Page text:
D

Evaluation of Health Services

Q. 6

Randomized controlled trials are – 

 A

Clinical trials

 B

Preventive trials

 C

Before and after comparison studies

 D

Evaluation of Health Services

Ans. A

Explanation:

Ans. is ‘a’ i.e., Clincial trials 


Q. 7

All are example for randomised control trials except –

 A

Natural experiments

 B

Clinical trials

 C

Risk factor trials

 D

Preventive trials

Q. 7

All are example for randomised control trials except –

 A

Natural experiments

 B

Clinical trials

 C

Risk factor trials

 D

Preventive trials

Ans. A

Explanation:

Ans. is ‘a’ i.e., Natural experiments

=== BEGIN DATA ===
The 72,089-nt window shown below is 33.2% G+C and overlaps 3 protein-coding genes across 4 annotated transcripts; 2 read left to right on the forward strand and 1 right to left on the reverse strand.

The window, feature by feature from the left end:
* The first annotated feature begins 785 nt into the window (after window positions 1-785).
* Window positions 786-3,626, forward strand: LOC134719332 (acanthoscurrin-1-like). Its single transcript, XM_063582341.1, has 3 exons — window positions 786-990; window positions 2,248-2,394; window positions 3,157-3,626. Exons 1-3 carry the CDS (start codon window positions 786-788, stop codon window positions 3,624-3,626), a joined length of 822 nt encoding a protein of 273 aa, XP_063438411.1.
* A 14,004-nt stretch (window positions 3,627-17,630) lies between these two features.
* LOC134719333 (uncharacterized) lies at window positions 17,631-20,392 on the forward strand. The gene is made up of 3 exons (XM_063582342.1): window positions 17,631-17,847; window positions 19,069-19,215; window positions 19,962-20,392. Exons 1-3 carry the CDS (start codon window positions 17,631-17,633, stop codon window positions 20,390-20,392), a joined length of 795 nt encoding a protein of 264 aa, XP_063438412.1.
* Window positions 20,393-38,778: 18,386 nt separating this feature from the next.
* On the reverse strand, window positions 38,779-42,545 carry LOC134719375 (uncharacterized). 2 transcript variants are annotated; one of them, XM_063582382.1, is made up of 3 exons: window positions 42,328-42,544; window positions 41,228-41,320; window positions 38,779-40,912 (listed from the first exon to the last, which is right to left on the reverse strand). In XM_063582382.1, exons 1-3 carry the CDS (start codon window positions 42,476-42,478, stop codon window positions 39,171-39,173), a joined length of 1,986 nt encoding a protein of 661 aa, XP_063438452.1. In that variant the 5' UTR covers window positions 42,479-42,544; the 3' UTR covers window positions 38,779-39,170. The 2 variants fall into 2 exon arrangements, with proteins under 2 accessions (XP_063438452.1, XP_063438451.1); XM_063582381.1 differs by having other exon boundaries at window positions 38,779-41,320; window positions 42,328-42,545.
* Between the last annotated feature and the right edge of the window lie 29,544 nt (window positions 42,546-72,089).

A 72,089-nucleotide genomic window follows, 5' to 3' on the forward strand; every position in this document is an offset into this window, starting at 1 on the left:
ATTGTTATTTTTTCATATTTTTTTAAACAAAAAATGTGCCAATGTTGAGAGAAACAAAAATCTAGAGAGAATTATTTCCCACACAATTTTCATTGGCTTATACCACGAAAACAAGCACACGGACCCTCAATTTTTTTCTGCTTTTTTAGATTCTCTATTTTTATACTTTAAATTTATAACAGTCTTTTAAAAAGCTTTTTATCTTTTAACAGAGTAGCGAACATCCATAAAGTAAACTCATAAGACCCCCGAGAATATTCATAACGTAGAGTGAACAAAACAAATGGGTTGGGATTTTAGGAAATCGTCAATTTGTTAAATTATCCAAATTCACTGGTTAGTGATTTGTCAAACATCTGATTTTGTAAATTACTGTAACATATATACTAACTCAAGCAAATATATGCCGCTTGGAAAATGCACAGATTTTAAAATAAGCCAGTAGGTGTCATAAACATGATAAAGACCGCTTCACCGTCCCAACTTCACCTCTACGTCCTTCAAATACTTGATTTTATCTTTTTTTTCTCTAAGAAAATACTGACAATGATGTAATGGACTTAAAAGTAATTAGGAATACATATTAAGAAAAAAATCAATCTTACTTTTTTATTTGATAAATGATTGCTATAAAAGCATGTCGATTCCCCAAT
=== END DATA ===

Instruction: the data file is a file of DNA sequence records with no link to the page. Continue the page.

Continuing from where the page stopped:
Types of randomized controlled trials

  1. Clinical trials                  3. Risk factor trials                              5. Trial of etiological agents
  2. Preventive trials             4. Cessation experiment                        6. Evaluation of health services

Types of nonrandomized trials.

  1. Uncontrolled trials
  2. Natural experiments
  3. Before and after comparison studies

Q. 8

Most important factor which decides the results of a randomized controlled trial is:          

March 2005

 A

Inclusion of all age groups

 B

50% treated with placebo and 50% with drugs

 C

100% follow up

 D

Effective randomization

Q. 8

Most important factor which decides the results of a randomized controlled trial is:          

March 2005

 A

Inclusion of all age groups

 B

50% treated with placebo and 50% with drugs

 C

100% follow up

 D

Effective randomization

Ans. D

Explanation:

Ans. D: Effective randomization

It is a procedure by which the participants are allocated into groups usually called ‘study’ and ‘control’ groups. Randomization is the heart of control trials.

It eliminates selection bias